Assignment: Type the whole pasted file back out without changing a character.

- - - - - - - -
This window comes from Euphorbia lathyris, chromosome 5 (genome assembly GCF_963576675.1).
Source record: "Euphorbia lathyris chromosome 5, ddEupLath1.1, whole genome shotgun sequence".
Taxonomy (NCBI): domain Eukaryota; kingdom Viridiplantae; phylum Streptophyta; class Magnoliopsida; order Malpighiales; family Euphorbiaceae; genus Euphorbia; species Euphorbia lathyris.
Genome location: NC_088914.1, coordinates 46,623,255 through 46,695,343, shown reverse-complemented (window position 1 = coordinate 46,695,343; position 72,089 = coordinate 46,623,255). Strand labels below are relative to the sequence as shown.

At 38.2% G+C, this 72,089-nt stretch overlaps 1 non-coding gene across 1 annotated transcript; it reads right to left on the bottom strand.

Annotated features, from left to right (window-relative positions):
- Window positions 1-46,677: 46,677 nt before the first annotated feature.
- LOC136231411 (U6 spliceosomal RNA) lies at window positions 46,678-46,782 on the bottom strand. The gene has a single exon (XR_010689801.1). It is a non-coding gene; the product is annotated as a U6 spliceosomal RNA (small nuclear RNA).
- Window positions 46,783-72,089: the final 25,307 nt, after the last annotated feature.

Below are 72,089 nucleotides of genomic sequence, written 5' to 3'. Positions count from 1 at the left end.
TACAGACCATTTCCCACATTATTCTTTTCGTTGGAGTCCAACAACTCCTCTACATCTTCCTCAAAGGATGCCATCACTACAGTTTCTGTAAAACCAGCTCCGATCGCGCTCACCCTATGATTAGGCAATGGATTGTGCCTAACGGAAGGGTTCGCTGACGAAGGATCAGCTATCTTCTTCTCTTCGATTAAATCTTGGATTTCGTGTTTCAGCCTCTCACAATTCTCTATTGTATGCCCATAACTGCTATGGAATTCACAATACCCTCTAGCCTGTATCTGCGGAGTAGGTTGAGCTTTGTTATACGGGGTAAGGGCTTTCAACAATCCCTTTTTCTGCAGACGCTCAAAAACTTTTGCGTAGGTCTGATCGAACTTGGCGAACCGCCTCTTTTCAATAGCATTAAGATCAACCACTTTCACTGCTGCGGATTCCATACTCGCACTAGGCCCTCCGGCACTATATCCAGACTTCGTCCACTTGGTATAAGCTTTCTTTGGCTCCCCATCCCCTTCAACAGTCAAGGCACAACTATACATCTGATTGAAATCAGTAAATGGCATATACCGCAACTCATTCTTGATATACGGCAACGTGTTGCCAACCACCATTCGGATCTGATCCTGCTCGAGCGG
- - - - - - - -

This window comes from Euphorbia lathyris, chromosome 5 (genome assembly GCF_963576675.1).
Source record: "Euphorbia lathyris chromosome 5, ddEupLath1.1, whole genome shotgun sequence".
Taxonomy (NCBI): domain Eukaryota; kingdom Viridiplantae; phylum Streptophyta; class Magnoliopsida; order Malpighiales; family Euphorbiaceae; genus Euphorbia; species Euphorbia lathyris.
Genome location: NC_088914.1, coordinates 46,623,255 through 46,695,343, shown reverse-complemented (window position 1 = coordinate 46,695,343; position 72,089 = coordinate 46,623,255). Strand labels below are relative to the sequence as shown.

At 38.2% G+C, this 72,089-nt stretch overlaps 1 non-coding gene across 1 annotated transcript; it reads right to left on the bottom strand.

Annotated features, from left to right (window-relative positions):
- Window positions 1-46,677: 46,677 nt before the first annotated feature.
- LOC136231411 (U6 spliceosomal RNA) lies at window positions 46,678-46,782 on the bottom strand. The gene has a single exon (XR_010689801.1). It is a non-coding gene; the product is annotated as a U6 spliceosomal RNA (small nuclear RNA).
- Window positions 46,783-72,089: the final 25,307 nt, after the last annotated feature.

Below are 72,089 nucleotides of genomic sequence, written 5' to 3'. Positions count from 1 at the left end.
TACAGACCATTTCCCACATTATTCTTTTCGTTGGAGTCCAACAACTCCTCTACATCTTCCTCAAAGGATGCCATCACTACAGTTTCTGTAAAACCAGCTCCGATCGCGCTCACCCTATGATTAGGCAATGGATTGTGCCTAACGGAAGGGTTCGCTGACGAAGGATCAGCTATCTTCTTCTCTTCGATTAAATCTTGGATTTCGTGTTTCAGCCTCTCACAATTCTCTATTGTATGCCCATAACTGCTATGGAATTCACAATACCCTCTAGCCTGTATCTGCGGAGTAGGTTGAGCTTTGTTATACGGGGTAAGGGCTTTCAACAATCCCTTTTTCTGCAGACGCTCAAAAACTTTTGCGTAGGTCTGATCGAACTTGGCGAACCGCCTCTTTTCAATAGCATTAAGATCAACCACTTTCACTGCTGCGGATTCCATACTCGCACTAGGCCCTCCGGCACTATATCCAGACTTCGTCCACTTGGTATAAGCTTTCTTTGGCTCCCCATCCCCTTCAACAGTCAAGGCACAACTATACATCTGATTGAAATCAGTAAATGGCATATACCGCAACTCATTCTTGATATACGGCAACGTGTTGCCAACCACCATTCGGATCTGATCCTGCTCGAGCGG